The members of Ellen May met via social media in 2022, and quickly realising their shared musical interests, Matt Matusik and Matt Branton began sharing demo ideas. Seemingly just as quickly, they began working on demos with a plan for a full length release. Despite an album’s worth of tracks being completed, the Ellen May debut features just two numbers, but ‘Dying To Live’s digital single format is actually a perfect way to introduce their emo/melodic punk sound to the masses.
Mixed by John Naclerio – known for his studio work with The Ataris and My Chemical Romance – the tracks sound great, but there’s more here than just a technical sheen. The duo’s approach to melodies are broadly appealing from an emo perspective, and despite featuring an unexpectedly deep vocal in a couple of places, both tracks are home to some great harmonies, often filling out some great chorus arrangements.
‘Home,’ – always presented with that mysterious comma – kicks off with a brief rumble of drums before crashing headlong into a massive slab of pop punk where speed driven riffs dominate. Within seconds, Ellen May pull the listener back to the angst ridden early noughts with great effect. With their blend of melodic punk and emo, it takes seconds before the track makes an impression, especially with a very tuneful vocal taking the reins at the outset. However, its when the punkier riffs make way for a chunkier emo riff that shares something that sounds like a hardcore breakdown played by on-form pop punkers that the track really takes off. Here, the crunchy guitar sound not only revisits a classic style but shares a perfect tone, whilst a slightly gruff secondary vocal adds a lyrical theme of regret. “I’m sorry I wasn’t there”, cries the unseen narrator, before promising they’ll “be home soon”, delivering a universal message of how it’s important to prioritise important things before it’s too late. Everything about this track will seem very familiar to any melodic punk fans who were deep into the scene during the late nineties and early noughts, sharing the work of a still new band who actually sound like they’ve been part of the musical fabric for decades.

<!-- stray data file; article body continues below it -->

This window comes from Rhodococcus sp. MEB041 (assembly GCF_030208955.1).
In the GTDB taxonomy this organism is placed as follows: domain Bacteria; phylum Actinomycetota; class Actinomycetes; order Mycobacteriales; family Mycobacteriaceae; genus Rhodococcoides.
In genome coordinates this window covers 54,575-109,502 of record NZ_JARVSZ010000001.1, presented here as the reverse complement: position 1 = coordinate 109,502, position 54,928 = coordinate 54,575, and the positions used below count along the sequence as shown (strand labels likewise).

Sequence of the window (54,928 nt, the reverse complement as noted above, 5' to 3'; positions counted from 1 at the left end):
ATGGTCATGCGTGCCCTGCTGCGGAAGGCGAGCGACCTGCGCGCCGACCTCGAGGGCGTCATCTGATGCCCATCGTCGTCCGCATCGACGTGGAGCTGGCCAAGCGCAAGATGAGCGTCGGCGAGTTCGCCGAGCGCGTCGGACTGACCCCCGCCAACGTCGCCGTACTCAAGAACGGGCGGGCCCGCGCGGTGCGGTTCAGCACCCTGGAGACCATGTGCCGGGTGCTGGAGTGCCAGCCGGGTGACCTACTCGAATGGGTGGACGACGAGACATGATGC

That’s great, but ‘Where The Heart Lies’ – the stronger offering from this digital duo – places the focus more squarely on a higher and lighter vocal, and in doing so, shares something that feels a lot more traditional, genre wise. With almost immediate effect, the song feels like a brilliant throwback to ‘So Long, Astoria’ era Ataris with its combo of huge pop punk vocal and emo-ish ringing guitar, and the way the track slides effortlessly from its grand verses into a punkier chorus shows some tight arrangement skills. Adding an extra musical slant – though, again, very much indebted to an emo past – you’ll also find a brief interlude featuring militaristic drumming, and a second musical twist where choppier guitar lines beef up the emo quotient, but both of these detours embellish a great track rather than just add extra flair for the sake of it. A couple of listens in, and this actually starts to sound like a genre classic – very much the kind of tune that sets the band up with a very strong musical foothold within a scene where they face a lot of competition.
Naturally, these Aussie lads aren’t aiming to bring a massively new slant to melodic punk, but it’s more than obvious that what they do, they do absolutely brilliantly. With some great riffs and even greater chorus hooks, this is a fine mini jolt of DIY emo. Short as the release may be, for fans of later period Ataris and Recess, ‘Dying To Live’ should more than entertain.